Parents in Clinton will be notified in August and September about CDM. The application process will begin in December. That will be followed by a panel of educators creating exams in early winter. Students will test in February and if they pass, they can continue with the Artifact in March or April.

“After that we’ll have to stay on top of it,” she said. “In the summer, we’ll have to get students ready if they want to be prepared for the next school year. It’s an ongoing process that we’ll have to do now.”

Like Miller, several board members had concerns as well during the work session. They questioned if the process is going to be rigorous enough for the students to bypass seat time.

“I agree with our concern from the board, that we don’t make this an easy process,” she said.

Locklear said there’s value in seat time and interaction with teachers every day.

“But we may have some cases where children can bypass a certain course,” Locklear said. “We want to provide them the opportunity to show that they’re really ready to bypass this class and go to the next higher level.”

If that occurred, Miller said it would be rare and questioned why a whole system is being built around it.

“It should be for a group of small students who are precocious and very advanced,” Miller said. “But how much work are we going to be expected to do for something that’s a rare occurrence.”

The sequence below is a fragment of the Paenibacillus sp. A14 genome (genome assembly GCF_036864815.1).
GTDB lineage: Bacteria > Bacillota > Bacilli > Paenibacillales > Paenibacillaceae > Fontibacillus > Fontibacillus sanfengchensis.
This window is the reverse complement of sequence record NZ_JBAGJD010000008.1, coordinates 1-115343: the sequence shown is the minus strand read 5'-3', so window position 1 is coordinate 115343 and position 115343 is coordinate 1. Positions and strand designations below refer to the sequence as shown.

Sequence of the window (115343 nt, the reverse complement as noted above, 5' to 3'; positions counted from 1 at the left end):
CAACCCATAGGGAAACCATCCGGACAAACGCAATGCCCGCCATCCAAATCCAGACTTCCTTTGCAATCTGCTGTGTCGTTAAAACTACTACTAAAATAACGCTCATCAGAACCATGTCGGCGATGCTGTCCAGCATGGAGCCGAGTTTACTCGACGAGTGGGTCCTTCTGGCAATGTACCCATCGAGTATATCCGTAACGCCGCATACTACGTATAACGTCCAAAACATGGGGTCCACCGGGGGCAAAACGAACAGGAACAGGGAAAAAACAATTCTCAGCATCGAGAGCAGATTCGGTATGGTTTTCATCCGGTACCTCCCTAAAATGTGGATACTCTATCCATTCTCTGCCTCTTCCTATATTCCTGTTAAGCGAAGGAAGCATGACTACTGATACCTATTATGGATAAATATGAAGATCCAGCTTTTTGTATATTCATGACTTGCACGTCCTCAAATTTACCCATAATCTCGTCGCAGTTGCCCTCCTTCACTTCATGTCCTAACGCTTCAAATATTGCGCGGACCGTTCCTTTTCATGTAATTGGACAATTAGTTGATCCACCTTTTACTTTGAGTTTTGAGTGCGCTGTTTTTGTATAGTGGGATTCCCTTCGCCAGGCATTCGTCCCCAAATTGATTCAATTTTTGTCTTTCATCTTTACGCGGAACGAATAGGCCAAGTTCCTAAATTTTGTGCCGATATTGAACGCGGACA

Miller said it’s going to be interesting what the results will reveal. He believes in the work of the teachers, but questions the CDM process.

“It means that I can show up at your door and take biology without having anything and receive credit for that course,” Miller said. “That’s where it comes in as a problematic perspective for us.”

Teachers and students also weighed in on the matter.

English teacher Alicia Copeland said it’s a good idea for students who perform well on tests, but not in a classroom setting.

“I think it would be a good benefactor for them, simply because if they’re able to show they know the information on a mastery level, it saves them time and can speed up their educational process so they can go to college early,” Copeland said.

Copeland believes that only 15 percent of students could pass a CDM course.

History Teacher Jennifer Dirks said it could benefit a student, who wanted to make room for more electives. She said it could also make classes smaller.

In 19 years of teaching, she knows less than five students who would have succeeded in the CDM process.

“If they’re real strong in something, they can test out and move to the next level,” she said.

But she had precautions as well.

“But you have to be careful that you don’t have people pushing and accelerating their kids before they’re ready,” Dirks said.

Katelyn, a senior at Clinton High, said CDM could provide good opportunities for everyone, but could not imagine not taking some classes without a teacher in the classroom.

“It would be a lot harder because you don’t know a lot of the material,” she said.

Junior Adonis said it would be both stressful and interesting.

“It’s interesting if you know the material from someone that you know like your mom, family and friends,” he said about learning a subject before taking a class.

Adonis said he would make an attempt to use for CDM process for certain classes.

Senior Silas believes that about 50 percent of students would probably pass a CDM biology course.

“I probably would have done it if I had the chance,” Silas said.

(Chase Jordan can be reached at 910-592-8137, ext.136. Follow us on Twitter @SampsonInd.)